On Bahrain, Infiniti, things called F150, Merc and Williams

Posted: February 28, 2011 in Formula 1
Tags: , , , , , , , , , , , , , , , ,

As surely as spring follows winter and Christmas falls in December, so it is written that at this time every year, the tall Hartlepudlian blogger shall disappear for 10 days and fail to mention some things which may go on to be quite important.

Anyone else feel a quick catch-up coming on?

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The 2011 Formula 1 season will open in Melbourne on 27th March.  Crown Prince Salman confirmed last week that the ongoing political unrest in Bahrain has quite correctly left ‘staging a motor race’ fairly low on his list of priorities for the time being.  Had the race been left to go ahead, the odds of any major team turning up, leaving themselves open to accusations of condoning the bloodshed, would have been somewhat lengthy.

The race organisers will not be charged Bernie Ecclestone’s $40 million sanctioning fee and are keen to get back on the F1 calendar as quickly as possible.  They’ve spoken of staging a race later this year but, leaving aside the political aspects for now, there are few gaps in the calendar big enough to slot one in.  The one outside chance, in early November after the first Indian Grand Prix, is out because without a year’s experience of getting team personnel and equipment through Customs, those in charge are reluctant to organise another race a week after visiting a new venue.  It would also leave teams facing an India-Bahrain-Abu Dhabi triple header without any scope for a breather between races, which is a no-go for reasons of common sense as well as practicality.

Failing that, the only options available involve persuading the Indian authorities to give up their date and have an extra 12 months to prepare or shunting the season finale in Brazil back a week to free up space in the calendar.  The championship would then conclude no earlier than 4th December, though there’s no precedent for such a late finish in modern times.

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Tomorrow is expected to see the announcement of a tie-up between Red Bull Racing and Infiniti, the luxury arm of Japanese carmaker Nissan.  The exact nature of this link isn’t yet clear, though as Red Bull’s engine supplier Renault have a 44% stake in Nissan, the likelihood is that the team’s engines will carry the Infiniti badge.

The Infiniti name spent a largely unsuccessful spell in the Indy Racing League a decade ago and the company have recently launched the first model in their Infiniti Performance Line of luxury cars.  The brand is primarily used in the North American market, with occasional forays into Asia, but a push into Europe is expected this year.  It’s likely that Renault’s CEO Carlos Ghosn views F1, more specifically Red Bull’s F1 team, as a marketing tool to build brand awareness and help to shed the safe, middle-of-the-road image Infiniti has acquired.

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You’ll recall that a little earlier this year, we were introduced to Ferrari’s 2011 challenger, the F150.  You may also know that the best-selling car in the world is Ford’s F-150 pick-up truck.  You might quite reasonably draw the conclusion that these two facts have nothing to do with each other.

If that’s the case, you probably don’t work for Ford.  The American carmaker threatened to sue Ferrari for attempting to infringe upon copyright and benefit from the goodwill built up by the F-150 brand name.  The net result, notwithstanding the Scuderia’s perfectly sensible assertion that their F150 wasn’t going to be sold commercially now or at any other time, is that it’s now the Ferrari F150th Italia.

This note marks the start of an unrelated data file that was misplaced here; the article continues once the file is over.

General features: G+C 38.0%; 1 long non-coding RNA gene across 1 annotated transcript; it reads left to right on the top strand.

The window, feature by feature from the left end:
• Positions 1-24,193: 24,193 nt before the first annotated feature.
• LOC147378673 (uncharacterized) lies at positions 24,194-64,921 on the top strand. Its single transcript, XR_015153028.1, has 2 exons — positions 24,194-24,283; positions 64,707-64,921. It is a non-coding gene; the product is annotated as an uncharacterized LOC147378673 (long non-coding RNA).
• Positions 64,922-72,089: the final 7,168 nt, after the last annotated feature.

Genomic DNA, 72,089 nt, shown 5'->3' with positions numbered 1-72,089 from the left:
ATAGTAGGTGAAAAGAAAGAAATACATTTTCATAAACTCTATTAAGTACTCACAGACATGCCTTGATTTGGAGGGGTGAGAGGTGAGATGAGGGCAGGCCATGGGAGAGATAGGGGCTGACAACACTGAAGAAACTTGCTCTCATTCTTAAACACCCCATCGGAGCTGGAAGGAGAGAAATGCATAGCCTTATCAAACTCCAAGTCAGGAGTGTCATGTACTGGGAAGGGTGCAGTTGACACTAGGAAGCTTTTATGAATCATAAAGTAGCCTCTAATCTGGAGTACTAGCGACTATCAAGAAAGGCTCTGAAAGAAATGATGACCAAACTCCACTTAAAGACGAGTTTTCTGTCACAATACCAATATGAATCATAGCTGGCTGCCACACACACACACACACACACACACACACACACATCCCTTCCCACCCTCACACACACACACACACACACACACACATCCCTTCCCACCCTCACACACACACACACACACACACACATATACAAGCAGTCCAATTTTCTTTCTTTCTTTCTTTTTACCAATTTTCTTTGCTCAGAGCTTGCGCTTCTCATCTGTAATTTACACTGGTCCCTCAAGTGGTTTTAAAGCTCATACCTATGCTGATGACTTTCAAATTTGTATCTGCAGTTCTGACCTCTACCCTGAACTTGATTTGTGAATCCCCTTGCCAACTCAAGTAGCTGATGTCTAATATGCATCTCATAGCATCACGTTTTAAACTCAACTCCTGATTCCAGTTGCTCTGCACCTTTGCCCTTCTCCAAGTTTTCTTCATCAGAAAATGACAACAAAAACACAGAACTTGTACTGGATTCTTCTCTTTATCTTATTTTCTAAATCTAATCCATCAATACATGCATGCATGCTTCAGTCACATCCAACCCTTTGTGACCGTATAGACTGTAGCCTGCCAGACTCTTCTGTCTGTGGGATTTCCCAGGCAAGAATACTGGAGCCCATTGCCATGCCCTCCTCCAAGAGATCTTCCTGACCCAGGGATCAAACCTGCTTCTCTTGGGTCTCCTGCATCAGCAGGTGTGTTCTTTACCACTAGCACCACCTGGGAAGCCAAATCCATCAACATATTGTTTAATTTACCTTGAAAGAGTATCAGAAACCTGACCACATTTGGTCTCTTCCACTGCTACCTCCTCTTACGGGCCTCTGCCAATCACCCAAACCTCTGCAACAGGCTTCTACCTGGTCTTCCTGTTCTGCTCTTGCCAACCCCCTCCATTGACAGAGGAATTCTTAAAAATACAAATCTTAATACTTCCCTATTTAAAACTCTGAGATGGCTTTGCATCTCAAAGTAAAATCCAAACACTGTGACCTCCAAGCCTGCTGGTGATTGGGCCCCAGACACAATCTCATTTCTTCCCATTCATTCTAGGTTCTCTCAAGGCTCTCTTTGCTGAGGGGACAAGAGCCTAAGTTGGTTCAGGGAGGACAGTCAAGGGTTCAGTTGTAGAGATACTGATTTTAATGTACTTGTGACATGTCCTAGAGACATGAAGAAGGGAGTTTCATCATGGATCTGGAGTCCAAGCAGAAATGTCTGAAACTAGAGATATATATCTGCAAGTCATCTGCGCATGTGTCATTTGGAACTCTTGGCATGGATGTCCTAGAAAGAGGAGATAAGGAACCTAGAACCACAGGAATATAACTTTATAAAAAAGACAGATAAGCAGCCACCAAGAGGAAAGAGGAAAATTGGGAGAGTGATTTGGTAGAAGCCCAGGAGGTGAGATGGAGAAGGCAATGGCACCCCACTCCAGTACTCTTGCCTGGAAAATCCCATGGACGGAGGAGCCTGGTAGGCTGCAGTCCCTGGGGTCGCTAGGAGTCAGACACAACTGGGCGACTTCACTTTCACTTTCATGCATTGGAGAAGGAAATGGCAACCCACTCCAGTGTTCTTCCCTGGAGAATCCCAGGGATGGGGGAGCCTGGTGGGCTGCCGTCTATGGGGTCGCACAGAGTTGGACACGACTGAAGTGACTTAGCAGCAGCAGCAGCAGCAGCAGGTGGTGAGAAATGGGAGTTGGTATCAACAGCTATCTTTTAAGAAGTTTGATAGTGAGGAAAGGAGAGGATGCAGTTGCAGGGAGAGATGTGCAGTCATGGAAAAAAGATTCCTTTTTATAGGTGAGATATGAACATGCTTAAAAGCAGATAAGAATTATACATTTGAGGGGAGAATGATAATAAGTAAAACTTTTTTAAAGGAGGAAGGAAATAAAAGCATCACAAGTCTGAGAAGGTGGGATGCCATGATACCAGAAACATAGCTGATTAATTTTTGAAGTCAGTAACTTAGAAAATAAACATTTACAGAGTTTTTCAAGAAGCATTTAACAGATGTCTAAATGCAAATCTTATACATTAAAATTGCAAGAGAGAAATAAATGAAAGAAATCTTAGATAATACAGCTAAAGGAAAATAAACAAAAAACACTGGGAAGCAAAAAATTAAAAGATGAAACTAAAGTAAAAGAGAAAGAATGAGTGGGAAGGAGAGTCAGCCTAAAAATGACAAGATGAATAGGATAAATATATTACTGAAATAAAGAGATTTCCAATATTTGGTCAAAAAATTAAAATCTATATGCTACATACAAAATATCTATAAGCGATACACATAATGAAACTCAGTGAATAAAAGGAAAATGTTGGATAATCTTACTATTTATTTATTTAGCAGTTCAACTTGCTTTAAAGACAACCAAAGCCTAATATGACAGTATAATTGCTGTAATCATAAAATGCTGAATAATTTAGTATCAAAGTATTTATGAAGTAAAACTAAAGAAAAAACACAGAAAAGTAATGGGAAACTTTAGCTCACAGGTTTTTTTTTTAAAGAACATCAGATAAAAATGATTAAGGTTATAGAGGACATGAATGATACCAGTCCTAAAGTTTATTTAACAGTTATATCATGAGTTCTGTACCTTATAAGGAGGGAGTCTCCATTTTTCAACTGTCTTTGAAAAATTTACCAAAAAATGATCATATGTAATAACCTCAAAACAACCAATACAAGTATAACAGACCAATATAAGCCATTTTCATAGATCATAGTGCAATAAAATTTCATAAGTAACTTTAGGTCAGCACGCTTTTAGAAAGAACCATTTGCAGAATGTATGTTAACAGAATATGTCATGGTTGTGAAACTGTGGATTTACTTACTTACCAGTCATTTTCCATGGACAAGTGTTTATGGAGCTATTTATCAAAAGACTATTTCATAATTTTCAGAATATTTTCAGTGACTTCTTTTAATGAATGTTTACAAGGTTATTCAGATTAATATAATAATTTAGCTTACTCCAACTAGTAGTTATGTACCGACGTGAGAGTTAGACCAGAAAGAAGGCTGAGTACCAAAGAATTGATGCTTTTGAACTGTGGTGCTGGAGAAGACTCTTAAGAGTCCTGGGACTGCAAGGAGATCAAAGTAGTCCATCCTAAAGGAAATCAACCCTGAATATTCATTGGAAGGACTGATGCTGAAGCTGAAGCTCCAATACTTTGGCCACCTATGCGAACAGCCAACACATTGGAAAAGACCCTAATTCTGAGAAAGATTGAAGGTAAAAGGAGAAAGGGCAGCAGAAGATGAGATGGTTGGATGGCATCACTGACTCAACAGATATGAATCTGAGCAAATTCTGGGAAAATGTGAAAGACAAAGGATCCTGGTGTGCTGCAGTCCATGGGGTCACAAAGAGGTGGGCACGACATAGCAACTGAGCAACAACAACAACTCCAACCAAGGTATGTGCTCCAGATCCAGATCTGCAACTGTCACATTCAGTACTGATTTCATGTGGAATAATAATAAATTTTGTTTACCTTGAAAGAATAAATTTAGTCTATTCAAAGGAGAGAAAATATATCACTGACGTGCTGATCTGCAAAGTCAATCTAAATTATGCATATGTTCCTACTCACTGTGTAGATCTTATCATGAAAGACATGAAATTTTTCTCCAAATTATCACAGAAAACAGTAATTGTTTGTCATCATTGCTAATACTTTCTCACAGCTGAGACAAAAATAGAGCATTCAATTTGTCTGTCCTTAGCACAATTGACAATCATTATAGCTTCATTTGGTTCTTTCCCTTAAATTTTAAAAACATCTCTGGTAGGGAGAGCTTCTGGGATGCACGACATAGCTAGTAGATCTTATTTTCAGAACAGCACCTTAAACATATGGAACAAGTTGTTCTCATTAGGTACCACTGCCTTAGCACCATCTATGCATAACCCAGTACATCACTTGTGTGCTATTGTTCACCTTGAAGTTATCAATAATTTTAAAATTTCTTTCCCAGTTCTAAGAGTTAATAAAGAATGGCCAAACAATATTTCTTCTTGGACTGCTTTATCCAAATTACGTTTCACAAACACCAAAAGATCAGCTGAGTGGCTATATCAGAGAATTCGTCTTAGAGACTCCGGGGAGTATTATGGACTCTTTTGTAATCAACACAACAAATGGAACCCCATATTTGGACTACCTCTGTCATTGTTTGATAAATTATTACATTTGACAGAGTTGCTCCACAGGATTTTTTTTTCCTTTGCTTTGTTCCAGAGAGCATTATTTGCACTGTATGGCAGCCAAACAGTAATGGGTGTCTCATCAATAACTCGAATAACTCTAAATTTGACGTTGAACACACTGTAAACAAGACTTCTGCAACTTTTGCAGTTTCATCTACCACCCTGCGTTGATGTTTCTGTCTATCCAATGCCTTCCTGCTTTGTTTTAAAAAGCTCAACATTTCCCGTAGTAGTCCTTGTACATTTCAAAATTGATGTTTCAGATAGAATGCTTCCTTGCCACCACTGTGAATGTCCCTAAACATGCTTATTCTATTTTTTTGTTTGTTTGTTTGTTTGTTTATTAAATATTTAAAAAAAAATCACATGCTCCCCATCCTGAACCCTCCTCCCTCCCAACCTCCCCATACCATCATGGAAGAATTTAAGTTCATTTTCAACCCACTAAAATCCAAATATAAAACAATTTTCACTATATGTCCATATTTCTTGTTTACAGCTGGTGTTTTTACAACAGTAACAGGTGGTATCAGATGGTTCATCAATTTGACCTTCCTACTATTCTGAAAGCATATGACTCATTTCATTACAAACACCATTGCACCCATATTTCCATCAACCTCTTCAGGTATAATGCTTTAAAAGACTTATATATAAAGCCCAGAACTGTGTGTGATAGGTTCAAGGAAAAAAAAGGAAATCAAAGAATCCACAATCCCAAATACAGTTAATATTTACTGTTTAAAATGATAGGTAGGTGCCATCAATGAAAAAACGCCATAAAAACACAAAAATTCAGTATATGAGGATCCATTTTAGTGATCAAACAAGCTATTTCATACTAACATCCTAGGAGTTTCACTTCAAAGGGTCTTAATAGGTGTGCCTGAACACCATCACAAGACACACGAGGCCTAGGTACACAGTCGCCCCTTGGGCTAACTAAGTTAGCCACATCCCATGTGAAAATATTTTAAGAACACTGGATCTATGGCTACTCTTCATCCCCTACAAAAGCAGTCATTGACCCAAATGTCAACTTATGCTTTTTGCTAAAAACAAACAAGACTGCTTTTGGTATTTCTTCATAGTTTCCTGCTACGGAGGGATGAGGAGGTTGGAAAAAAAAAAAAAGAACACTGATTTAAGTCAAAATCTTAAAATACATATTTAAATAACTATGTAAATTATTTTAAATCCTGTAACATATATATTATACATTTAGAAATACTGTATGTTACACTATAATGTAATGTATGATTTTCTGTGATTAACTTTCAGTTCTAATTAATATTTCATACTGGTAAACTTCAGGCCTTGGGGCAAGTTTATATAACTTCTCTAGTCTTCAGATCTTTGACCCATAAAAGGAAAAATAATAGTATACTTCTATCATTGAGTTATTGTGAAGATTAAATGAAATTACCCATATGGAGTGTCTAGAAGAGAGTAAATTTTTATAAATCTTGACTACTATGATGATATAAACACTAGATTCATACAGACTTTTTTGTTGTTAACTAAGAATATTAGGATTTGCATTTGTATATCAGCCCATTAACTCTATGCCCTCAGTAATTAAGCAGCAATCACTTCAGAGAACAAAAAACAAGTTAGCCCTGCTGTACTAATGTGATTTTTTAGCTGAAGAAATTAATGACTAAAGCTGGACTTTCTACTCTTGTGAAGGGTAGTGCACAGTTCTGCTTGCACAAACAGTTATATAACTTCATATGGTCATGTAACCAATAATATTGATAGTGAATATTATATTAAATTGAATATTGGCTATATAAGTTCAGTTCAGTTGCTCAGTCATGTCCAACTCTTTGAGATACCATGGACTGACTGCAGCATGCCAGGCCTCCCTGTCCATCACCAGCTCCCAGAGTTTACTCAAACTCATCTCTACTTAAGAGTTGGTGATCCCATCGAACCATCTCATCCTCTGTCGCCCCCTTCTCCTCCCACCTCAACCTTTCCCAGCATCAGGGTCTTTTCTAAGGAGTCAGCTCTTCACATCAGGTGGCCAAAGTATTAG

Ferrari president Luca di Montezemolo is busying himself with becoming a major player in Italian politics, aligning himself as an opponent of Silvio Berlusconi, so it could be embarrassing to have a grand gesture (F150’s name was selected to honour the 150th anniversary of Italy’s unification, with the car featuring the Tricolore on its rear wing) shot down in a blaze of illegality.  Presumably that’s why Ferrari are inviting us to believe that the car was always called F150th Italia, with F150 being used as a shorthand form.  It wasn’t and it wasn’t, Luca…

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Daimler and their partner Aabar Investments now wholly own the Mercedes GP team, having bought the 24.9% share in the outfit owned by team management including technical chief Ross Brawn.  No organisational changes are expected, with the design and engineering team responsible for the championship-winning Brawn GP car of 2009 remaining intact.

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Williams have unveiled the definitive livery for their FW33, an apparent homage to the Rothmans colours the team sported in the mid 1990s:

Time to confess to a little personal bias, a bias which the hardened regulars will already be aware of.  I began watching Formula 1 during an era of Williams dominance featuring major British drivers – Mansell, Hill, Coulthard.  They were destined to be my team from the start and have remained so ever since.  Their current lead driver, Rubens Barrichello, is a man I’ve always wanted to see succeed.

If a Williams returns to the winner’s circle in 2011 and does so with Rubinho at the wheel, my write-up of the race in question will be late.  It will be late because I will have exploded with joy.

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Comments
  1. […] way the Formula 1 circus could consider visiting Bahrain.  By the end of the month, those in power came out and said so.  On Friday, the FIA World Council confirmed that the 2011 Bahrain Grand Prix would take place on […]

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